The thing that then confuses me is the medical insurance part of it. My employer has medical insurance with MetLife which I understand you can send the comprobantes for your co-pays off to to reclaim. I don’t think we have this weird extra layer of cover in South Africa but if this is called medical insurance then what are ISAPRE and FONASA called? In South Africa, you would just specify to the medical aid scheme what percentage of your costs you want covered and they adjust your premiums accordingly. Having a separate provider cover the costs that another provider won’t cover as a different class of financial services seems silly and inefficient to me. Am I totally misunderstanding?

The second thing I want to understand is the ISAPRE/FONASA divide. Is FONASA just the public health option the Americans are always fighting about?

FONASA covers everyone. There are 4 levels. Level A covers everyone for free but one can only use the public system of consultorios and public hospitals.

Levels B through D, one pays into FONASA (you are contractually “paying” for others) with FONASA B being minimum wage. This 7% is taken out by your employer or independents like me make a payment initiated via every month. Under these levels, you have “free” coverage if using the public system and the option to use an affiliated private provider with a bono (usually around 50% discount for FONASA B).

I am not up on ISAPRES, but I understand it takes another percentage out of your paycheck and is pure private system.

Many people are fine with FONASA B through D and buy additional add-on insurance to cover certain gaps or increase the amount covered when using the private system.

Everything is electronic thumbprint approved so one can literally be wheeled unconscious into a medical facility and they can ID you and find out instantly what coverage you have.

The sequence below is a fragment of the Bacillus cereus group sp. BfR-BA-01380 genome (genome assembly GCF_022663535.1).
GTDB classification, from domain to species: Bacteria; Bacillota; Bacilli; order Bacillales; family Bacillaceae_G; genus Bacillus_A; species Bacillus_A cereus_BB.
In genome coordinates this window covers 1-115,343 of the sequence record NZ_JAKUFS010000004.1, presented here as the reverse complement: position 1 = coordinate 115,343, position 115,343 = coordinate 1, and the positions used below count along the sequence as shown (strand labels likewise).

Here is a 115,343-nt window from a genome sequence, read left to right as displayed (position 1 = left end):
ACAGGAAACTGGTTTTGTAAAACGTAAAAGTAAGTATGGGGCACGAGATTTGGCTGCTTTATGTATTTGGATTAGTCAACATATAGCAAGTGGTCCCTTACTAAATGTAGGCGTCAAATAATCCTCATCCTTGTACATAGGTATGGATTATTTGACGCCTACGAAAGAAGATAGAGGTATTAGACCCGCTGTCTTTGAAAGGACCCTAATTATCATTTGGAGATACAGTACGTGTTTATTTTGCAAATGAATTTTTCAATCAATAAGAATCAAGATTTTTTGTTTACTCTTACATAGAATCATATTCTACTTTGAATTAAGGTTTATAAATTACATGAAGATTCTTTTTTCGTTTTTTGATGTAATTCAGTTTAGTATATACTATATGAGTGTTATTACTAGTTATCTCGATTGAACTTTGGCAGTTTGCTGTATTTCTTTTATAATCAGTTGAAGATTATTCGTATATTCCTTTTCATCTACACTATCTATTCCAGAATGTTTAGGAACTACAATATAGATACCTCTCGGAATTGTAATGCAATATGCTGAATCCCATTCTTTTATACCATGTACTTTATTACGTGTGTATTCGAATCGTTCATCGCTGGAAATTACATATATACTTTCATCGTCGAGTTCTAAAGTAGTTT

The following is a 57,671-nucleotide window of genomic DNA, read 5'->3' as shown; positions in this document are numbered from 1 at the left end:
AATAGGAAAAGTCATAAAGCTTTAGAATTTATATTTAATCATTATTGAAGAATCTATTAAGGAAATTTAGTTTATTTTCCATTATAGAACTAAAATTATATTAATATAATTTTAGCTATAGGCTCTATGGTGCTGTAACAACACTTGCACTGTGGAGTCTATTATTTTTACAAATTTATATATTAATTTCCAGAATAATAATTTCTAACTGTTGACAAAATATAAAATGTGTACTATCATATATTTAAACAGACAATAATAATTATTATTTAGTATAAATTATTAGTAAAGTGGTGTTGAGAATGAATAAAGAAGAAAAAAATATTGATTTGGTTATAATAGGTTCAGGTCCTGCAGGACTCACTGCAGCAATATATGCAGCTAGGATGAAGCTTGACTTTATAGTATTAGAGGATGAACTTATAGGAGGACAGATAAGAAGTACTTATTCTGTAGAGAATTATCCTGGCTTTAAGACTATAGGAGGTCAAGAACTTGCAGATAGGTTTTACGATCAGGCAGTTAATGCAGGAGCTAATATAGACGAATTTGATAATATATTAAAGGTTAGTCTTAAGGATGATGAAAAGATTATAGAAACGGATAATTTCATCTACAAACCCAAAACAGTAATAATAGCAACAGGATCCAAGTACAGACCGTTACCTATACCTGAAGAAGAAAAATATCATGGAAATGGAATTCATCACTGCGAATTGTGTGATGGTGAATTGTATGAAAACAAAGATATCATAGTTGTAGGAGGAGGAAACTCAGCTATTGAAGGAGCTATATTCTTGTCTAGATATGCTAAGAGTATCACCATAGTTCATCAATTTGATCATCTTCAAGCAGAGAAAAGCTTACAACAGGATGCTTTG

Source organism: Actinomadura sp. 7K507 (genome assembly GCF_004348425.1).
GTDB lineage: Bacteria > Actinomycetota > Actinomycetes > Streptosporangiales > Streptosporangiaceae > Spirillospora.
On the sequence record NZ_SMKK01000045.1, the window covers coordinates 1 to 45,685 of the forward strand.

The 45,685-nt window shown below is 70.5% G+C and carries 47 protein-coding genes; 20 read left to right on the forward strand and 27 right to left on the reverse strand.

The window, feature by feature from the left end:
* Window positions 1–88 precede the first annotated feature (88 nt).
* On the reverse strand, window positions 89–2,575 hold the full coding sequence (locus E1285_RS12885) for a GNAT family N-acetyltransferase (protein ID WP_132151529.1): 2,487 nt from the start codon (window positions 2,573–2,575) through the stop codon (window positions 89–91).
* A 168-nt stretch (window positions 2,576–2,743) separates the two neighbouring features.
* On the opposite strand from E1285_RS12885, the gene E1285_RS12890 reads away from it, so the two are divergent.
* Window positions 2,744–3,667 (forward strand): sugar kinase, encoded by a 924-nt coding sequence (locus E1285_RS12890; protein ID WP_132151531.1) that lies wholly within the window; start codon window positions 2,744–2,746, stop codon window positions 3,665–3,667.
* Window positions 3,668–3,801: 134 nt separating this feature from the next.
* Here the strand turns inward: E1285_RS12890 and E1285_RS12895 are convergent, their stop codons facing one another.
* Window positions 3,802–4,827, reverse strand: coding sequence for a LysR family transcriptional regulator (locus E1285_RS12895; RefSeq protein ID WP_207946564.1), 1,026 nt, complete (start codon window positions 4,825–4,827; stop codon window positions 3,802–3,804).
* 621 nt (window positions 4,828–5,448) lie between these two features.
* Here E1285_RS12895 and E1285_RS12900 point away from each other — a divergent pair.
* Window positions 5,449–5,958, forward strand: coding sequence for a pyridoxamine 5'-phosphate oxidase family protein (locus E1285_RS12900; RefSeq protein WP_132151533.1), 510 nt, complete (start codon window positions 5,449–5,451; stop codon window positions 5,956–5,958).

I don’t know much about Fonasa as I have been with ISAPREs for some years. However I think Fonasa is closer to a public system where you might more commonly go to public facilities, whereas ISAPRE might more commonly get you into better private facilities.

Fonasa may be cheaper than ISAPREs in general, but I could be wrong.

As I have been almost always earning foreign money, I almost always contracted directly through the ISAPRE and send them money directly.

I send them a monthly fee (which continually increases after you sign up) and in return you get discounts at the pharmacy, at the doctor, and operations.

For example something at the pharmacy will cost 16,000 instead of 20,000 and an operation you need may cost 500,000 instead of 1,000,000. Sometimes the ISAPRE contributes a tiny amount, and sometimes it’s nearly all of it. Rarely 100%.

You sign up for a complicated deal that says you get discount of x,y and z% for A,B,C things. Often your discount level might be better at some clinics than others. There are different plans so you can get a plan with 80% and 90% discounts at some of the best clinics if you want - for a higher monthly fee.

Sometimes the discount is automatically processed when you pay, sometimes you have to claim to your ISAPRE for it. For an operation you should get it agreed in advance.

I have been with Colmena and Banmedica and they were both shockingly bad customer service and try to rip you off, so I would avoid them. However, I woudn’t be surprised if the others are almost as bad.

OK, so now let’s think through this idiotic NC FONASA plan.